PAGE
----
“No, sorry it’s not. But if you have anything you’d like appraised, the fee is three dollars for one item, and ten dollars for three. All proceeds go to the shelter. If you’d like, I’d be glad to walk you around back to the event.”

He waved his hand. “That’s okay,” he began, and then stopped abruptly as his gaze fell on the jewel chest on my desk. He pointed a stubby finger at it and said, “Say, that looks like a Queen Vic box. Is it?”

I hesitated. “I really don’t know. One of the patrons left it here to be appraised.”

“Do you mind?” Before I could utter an objection, he’d stepped all the way into the office and over to the desk. He peered down at the box and nodded. “Yep, that’s a Queen Vic all right. My mother’s always wanted one of those.” His hand dipped into his pants pocket and he withdrew a fat wallet. “Tell you what. You can make a nice little profit for the shelter right now. I’ll give you a hundred and fifty dollars for it, what do you say?”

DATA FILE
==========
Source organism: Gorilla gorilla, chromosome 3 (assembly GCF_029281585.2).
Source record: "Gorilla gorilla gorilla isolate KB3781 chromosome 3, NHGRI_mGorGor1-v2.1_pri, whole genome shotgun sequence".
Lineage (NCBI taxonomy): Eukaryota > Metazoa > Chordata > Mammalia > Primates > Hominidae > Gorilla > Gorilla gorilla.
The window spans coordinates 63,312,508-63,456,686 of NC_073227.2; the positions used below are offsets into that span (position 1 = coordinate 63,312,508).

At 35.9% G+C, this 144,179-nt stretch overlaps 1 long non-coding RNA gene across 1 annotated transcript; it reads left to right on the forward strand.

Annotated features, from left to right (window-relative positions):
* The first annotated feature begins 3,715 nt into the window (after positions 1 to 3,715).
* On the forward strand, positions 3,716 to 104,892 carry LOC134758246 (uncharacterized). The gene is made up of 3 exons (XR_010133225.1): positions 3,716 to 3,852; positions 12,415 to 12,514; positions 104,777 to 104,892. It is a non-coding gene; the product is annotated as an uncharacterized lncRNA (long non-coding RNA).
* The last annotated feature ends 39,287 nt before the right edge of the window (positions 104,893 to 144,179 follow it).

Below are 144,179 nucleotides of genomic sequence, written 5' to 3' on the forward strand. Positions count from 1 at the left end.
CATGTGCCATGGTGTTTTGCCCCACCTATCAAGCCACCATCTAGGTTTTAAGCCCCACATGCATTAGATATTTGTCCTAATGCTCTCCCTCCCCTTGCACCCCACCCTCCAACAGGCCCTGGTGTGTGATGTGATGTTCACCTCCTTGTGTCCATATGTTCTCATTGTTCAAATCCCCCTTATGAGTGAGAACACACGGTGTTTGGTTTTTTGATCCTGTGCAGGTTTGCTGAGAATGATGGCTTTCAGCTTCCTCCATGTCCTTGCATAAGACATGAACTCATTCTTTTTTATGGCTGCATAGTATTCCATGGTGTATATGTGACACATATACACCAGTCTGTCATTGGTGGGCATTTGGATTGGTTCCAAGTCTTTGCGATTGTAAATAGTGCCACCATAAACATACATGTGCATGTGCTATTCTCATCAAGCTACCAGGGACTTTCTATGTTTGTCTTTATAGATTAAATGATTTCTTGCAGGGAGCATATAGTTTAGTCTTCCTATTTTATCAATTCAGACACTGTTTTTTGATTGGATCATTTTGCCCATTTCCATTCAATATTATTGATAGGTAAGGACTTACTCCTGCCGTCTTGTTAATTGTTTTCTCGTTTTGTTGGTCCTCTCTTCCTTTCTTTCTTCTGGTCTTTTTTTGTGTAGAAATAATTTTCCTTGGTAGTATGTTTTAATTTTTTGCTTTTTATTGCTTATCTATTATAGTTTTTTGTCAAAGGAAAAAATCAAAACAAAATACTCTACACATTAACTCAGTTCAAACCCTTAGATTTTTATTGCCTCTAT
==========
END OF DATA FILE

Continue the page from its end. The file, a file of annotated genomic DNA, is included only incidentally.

I maneuvered around him, picked up the chest and slid it inside the cardboard box. “I’m sorry,” I said in a firm tone. “I don’t work here, but even if I did, none of these items here are for sale. They were left here by shelter patrons who wanted them appraised.”

The man let out a sigh. “Okay, okay. I’ll make it worth your while. Two hundred.” When I didn’t respond, he pulled more bills out of his wallet. “Fine. Three hundred, and that’s my final offer. What do you say?”

I struggled to keep my tone even as I replied, “Apparently you didn’t understand me. Nothing here is mine to sell. However, if you want to leave your name, I’ll tell the shelter director about your offer. She can contact the owner who will make the final decision, after the item’s been appraised, of course.”